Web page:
Fairfax Touts Its Jail Diversion Program: Video Features My Son

(8-5-2106) I am so proud of the progress that Fairfax County, Virginia, where I live, is making in establishing a jail diversion program for individuals whose crimes were clearly prompted by their mental illnesses. I’m also thrilled that my son, Kevin (Mike in my book), is featured in a short, educational video about Diversion First which the country has released on Youtube.

As Kevin candidly discusses when he speaks to mental health groups, there was a six-year period when it appeared as if he were destined for a life spent homeless, in jail, in-and-out of hospitals or a quick death. Today, he is employed by Fairfax County on a jail diversion team as a peer specialist who helps persons with mental disorders manage their lives. Kevin recently enrolled in graduate school to obtain a Masters Degree in Social Work. He lives independently.

His recovery is a success story that shows what can be achieved when someone who has been arrested and, yes, even shot twice with a Taser by the police, receives the  community supports, including temporary supportive housing and job counseling, that he or she needs to manage their illness.

And that is what Diversion First is designed to do.

Since January 1st of this year, Fairfax County has made a determined effort to divert individuals with mental illnesses by having Crisis Intervention Team trained police officers take them to a crisis center (drop off center) rather than to emergency rooms or jail. At the Merrifield crisis center, they are greeted by peers and evaluated by mental health professionals whose goal is to help them rather than sending them to jail. Hopefully, the next phase of Diversion First will focus on greater use of a mental health docket to divert defendants charged with minor crimes into treatment.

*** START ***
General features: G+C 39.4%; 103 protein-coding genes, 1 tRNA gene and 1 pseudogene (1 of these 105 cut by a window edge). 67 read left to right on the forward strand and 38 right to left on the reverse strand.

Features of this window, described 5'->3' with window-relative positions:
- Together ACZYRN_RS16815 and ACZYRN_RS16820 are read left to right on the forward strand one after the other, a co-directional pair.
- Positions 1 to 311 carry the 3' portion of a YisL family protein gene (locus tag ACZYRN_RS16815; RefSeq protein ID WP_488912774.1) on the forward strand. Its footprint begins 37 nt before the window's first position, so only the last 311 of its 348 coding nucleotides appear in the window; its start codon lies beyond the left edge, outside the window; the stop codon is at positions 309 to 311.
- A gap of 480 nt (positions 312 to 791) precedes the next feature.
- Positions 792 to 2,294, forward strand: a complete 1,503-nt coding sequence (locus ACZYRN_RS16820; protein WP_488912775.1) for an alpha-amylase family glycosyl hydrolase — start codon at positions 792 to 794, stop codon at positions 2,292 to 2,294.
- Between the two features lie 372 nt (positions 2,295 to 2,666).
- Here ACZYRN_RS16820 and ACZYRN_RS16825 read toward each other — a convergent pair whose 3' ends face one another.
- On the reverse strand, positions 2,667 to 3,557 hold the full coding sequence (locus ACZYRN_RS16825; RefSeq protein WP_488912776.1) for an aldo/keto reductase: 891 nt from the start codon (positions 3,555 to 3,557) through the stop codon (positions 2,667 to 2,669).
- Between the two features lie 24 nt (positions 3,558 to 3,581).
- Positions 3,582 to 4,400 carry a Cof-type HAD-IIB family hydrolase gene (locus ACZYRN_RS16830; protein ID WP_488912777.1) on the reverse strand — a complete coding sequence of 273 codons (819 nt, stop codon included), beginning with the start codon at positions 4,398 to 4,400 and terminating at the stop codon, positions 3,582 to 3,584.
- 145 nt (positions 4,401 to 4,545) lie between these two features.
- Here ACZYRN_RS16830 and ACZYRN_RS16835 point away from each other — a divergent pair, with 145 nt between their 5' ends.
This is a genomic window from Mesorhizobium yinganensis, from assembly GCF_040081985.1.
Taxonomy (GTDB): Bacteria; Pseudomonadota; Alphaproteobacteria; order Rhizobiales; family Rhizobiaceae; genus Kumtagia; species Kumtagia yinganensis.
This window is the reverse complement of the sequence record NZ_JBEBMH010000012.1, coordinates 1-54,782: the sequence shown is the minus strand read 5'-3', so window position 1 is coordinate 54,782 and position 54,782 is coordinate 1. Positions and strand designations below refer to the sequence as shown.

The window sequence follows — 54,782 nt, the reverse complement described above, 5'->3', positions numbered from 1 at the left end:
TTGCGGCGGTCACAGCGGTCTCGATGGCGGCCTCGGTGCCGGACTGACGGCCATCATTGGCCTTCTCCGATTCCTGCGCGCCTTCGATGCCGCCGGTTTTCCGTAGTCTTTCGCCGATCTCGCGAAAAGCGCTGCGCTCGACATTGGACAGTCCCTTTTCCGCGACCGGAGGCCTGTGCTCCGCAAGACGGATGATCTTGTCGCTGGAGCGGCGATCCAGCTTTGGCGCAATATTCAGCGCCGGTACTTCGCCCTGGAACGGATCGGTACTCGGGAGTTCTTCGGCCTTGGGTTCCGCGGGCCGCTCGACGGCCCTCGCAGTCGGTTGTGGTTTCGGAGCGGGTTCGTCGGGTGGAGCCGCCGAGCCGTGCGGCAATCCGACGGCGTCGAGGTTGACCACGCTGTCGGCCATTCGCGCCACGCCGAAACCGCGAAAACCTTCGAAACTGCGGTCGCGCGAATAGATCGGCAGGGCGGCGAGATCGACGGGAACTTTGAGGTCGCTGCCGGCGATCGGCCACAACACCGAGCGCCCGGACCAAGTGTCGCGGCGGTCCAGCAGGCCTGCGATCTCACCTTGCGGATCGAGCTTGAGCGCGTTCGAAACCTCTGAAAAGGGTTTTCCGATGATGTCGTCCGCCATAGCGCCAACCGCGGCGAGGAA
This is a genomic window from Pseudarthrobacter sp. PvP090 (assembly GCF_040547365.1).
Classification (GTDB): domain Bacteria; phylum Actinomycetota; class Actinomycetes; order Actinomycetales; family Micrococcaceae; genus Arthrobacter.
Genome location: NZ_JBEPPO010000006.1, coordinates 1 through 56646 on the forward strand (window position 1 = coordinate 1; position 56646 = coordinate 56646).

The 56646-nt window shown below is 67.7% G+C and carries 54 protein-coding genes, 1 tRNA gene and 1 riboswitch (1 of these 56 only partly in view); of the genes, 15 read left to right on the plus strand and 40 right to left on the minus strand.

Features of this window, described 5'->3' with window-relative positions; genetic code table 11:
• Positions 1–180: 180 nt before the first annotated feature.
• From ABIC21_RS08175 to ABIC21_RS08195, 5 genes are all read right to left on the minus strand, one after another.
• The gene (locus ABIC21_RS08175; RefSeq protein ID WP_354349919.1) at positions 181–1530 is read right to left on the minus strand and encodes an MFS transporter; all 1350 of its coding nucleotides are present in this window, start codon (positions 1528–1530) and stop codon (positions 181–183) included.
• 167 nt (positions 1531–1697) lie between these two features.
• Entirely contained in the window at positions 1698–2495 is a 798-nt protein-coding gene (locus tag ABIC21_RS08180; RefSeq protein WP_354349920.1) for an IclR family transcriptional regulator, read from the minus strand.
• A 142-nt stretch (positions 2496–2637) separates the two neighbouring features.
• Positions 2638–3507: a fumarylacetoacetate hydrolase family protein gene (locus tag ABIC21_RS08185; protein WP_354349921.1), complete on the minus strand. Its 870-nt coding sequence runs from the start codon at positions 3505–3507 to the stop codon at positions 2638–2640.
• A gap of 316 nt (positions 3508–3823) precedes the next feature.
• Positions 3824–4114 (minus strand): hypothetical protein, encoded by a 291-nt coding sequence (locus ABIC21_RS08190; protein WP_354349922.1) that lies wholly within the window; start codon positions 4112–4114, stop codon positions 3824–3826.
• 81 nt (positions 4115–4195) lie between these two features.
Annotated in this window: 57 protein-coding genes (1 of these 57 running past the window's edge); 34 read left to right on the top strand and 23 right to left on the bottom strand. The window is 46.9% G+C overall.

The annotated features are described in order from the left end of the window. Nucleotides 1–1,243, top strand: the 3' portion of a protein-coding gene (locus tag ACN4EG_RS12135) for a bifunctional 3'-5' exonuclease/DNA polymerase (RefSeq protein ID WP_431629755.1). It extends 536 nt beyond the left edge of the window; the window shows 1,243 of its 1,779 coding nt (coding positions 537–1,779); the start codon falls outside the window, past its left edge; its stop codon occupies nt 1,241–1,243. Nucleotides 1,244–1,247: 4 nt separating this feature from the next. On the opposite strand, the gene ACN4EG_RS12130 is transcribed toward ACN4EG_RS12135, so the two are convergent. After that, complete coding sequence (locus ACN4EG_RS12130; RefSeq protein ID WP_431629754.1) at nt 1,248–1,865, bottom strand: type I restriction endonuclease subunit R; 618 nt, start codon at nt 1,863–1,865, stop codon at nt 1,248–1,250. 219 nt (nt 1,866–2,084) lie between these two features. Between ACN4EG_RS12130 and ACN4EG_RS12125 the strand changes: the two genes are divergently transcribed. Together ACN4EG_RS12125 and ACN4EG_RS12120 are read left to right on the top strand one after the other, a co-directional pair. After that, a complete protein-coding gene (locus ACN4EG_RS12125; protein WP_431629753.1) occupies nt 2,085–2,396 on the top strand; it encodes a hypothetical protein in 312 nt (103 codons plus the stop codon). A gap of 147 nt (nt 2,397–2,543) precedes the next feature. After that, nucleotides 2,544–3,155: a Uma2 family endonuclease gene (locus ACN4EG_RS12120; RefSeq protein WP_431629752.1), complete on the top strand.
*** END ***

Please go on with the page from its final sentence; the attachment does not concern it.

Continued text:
I am grateful to Fairfax County Supervisor Chair Sharon Bulova, Supervisor John C. Cook, Sheriff Stacey Kincaid, Police Chief Edwin C. Roessler Jr., CSB Executive Director Tisha Deeghan, and Diversion First leaders, Laura Yager and Gary Ambrose for launching Diversion First.

Back in 2009, I began urging Fairfax County officials to create a mental health court as part of a diversion program. The chief judge at the time refused to meet with me or even discuss the idea. All of that changed in February 2015 when Natasha McKenna, a 37 year-old African American with schizophrenia, died after being repeatedly shot with a taser by deputies while in the Fairfax County detention center. Her death prompted Sheriff Kincaid to lead a delegation to San Antonio, Texas, to study the Bexar County diversion model, considered by many to be the gold standard for diversion. Much to her credit, Sheriff Kincaid returned determined to take steps that would reduce the population of prisoners in her jail with mental illnesses. She found two immediate allies in Chairwoman Bulova and Supervisor Cook.

During my travels to 48 states in these past ten years, I have found that it often takes a tragedy to prompt change. Consider how Crisis Intervention Team training got started in Memphis. It was after a white police officer fatally shot a black resident with mental illness. I found this to be true in Miami when I did research for my book.

Congress is currently considering a handful of bills that promote CIT and diversion programs.

It is my hope that those communities still lacking CIT, mental health dockets, and diversion efforts will take advantage of what others have learned without waiting for tragedy to strike.

About the author:

Pete Earley is the bestselling author of such books as The Hot House and Crazy. When he is not spending time with his family, he tours the globe advocating for mental health reform.

Learn more about Pete.